( – promoted by Colorado Pols)
I was dismayed this morning to see that the Denver Post, and for that matter all Colorado major media that I have found so far, have failed to interview any Republicans regarding the “SB-1070 copycat” bills introduced in the Colorado legislature after Arizona’s anti-immigrant legislation was passed in 2010. In August of 2010, Republican legislators traveled to Arizona for meetings with the backers of SB-1070, and in both 2011 and 2012 the GOP introduced numerous pieces of legislation described as duplicates in whole and in part of SB-1070.
Now that the major pieces of SB-1070 have been overturned by the U.S. Supreme Court, Republicans who tried to bring SB-1070 to Colorado should be made to answer for their campaign to do so, even if that complicates the GOP’s push to win Hispanic voters.
As one example, Rep. Randy Baumgardner introduced a bill in 2011 that according to the Durango Herald would “direct local police to try to determine whether a person entered the country illegally, require immigrants to carry their alien-registration documents and make it a crime for illegal immigrants to work or apply for a job in Colorado.” In the same Herald story, it’s reported that Sen. Kent Lambert introduced a bill “that allows police to stop people they suspect are illegal immigrants. Federal courts blocked that part of the law as well.” These were both provisions of Arizona’s SB-1070 that were overturned by the Supreme Court yesterday.
Why the hell isn’t that a story?
The closest I’ve found to any coverage of Colorado’s connections to Arizona’s immigration bill is a CBS 4 story that briefly touches on legislation passed in 2006:
Colorado’s law mirrors the Arizona provision often referred to as “Show Me Your Papers.” It requires police during stops or arrests to check a person’s immigration status if they suspect the person is in the country illegally. With Tuesday’s ruling it is a law other states will likely adopt.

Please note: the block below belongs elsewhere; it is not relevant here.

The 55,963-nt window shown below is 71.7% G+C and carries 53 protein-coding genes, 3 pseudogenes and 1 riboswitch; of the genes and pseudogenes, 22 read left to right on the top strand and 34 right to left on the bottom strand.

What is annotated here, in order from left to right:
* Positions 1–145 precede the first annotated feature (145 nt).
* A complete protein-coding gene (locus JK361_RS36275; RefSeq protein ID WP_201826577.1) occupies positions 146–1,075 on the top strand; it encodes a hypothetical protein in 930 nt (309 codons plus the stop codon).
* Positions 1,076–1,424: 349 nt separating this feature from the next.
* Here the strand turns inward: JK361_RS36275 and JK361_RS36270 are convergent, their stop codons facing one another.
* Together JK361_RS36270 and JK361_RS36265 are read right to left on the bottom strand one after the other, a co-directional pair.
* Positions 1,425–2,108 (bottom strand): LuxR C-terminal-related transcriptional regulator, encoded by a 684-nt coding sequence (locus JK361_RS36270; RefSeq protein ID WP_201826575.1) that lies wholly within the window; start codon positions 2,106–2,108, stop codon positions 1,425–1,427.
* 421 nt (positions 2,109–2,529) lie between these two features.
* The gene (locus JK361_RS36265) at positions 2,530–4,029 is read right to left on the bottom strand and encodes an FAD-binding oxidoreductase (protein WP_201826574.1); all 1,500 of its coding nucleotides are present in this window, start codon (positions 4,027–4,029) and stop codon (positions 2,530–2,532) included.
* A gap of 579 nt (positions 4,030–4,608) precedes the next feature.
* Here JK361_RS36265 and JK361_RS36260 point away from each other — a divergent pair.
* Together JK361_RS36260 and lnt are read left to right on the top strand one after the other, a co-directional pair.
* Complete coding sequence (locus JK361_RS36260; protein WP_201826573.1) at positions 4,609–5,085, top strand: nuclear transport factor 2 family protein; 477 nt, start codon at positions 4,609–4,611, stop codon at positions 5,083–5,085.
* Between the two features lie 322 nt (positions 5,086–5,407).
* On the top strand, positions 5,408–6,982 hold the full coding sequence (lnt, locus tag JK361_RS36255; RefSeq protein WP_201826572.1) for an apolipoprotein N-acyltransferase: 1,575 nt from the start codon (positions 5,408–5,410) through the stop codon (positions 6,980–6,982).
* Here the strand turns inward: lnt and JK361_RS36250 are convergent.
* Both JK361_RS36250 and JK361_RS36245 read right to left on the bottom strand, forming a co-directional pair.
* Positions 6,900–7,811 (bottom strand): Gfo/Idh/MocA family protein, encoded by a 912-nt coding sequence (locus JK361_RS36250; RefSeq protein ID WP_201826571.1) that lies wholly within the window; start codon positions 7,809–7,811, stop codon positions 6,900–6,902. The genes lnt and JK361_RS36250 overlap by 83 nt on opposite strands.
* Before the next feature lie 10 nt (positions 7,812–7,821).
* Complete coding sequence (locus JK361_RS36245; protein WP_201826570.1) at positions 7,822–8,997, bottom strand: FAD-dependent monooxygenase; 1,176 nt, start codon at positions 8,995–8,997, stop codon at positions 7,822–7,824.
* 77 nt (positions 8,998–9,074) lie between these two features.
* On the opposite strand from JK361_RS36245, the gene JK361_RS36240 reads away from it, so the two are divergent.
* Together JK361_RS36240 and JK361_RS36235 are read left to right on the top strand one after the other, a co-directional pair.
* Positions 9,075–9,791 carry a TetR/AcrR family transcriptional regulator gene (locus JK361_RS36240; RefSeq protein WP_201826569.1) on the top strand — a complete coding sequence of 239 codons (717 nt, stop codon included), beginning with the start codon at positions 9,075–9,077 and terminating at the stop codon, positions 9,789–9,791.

It was the most controversial provision in Arizona’s law. The provision triggered protests across the country and calls to boycott the state. It’s a provision Colorado has had in place for six years.
This is Senate Bill 06-090. This bill did pass and was signed into law in 2006 by GOP Gov. Bill Owens. It had both Republican and Democratic co-sponsors. But the similarity with Arizona’s law ends there. Colorado’s law only requires arrestees to be reported to federal immigration authorities if they are arrested for a separate criminal offense. Immigration status is not in itself an arrestable offense in Colorado. SB 06-090 appears to conform to the Supreme Court’s guidance on this issue, which substantially restricts Arizona’s law.
Look, I’m not happy with the way Democrats handled anti-immigrant hysteria from the Tom Tancredo crowd in 2006. I thought this bill, and others from the 2006 regular and special sessions were stupid election year mistakes. If you must know, I blame Andrew Romanoff. But for this to be the only historical news coverage of immigration policy in Colorado after the SB-1070 ruling is extremely misleading. This is such an important issue in this election that for the press to ignore it, or try to go back to 2006 while ignoring 2011, reeks of partisan considerations.
Every Hispanic voter needs to know that after SB-1070 was passed in Arizona, Colorado Republicans tried to bring everything the Supreme Court threw out yesterday to our state. Period.
If the Colorado press doesn’t tell this story, they’re not doing their jobs.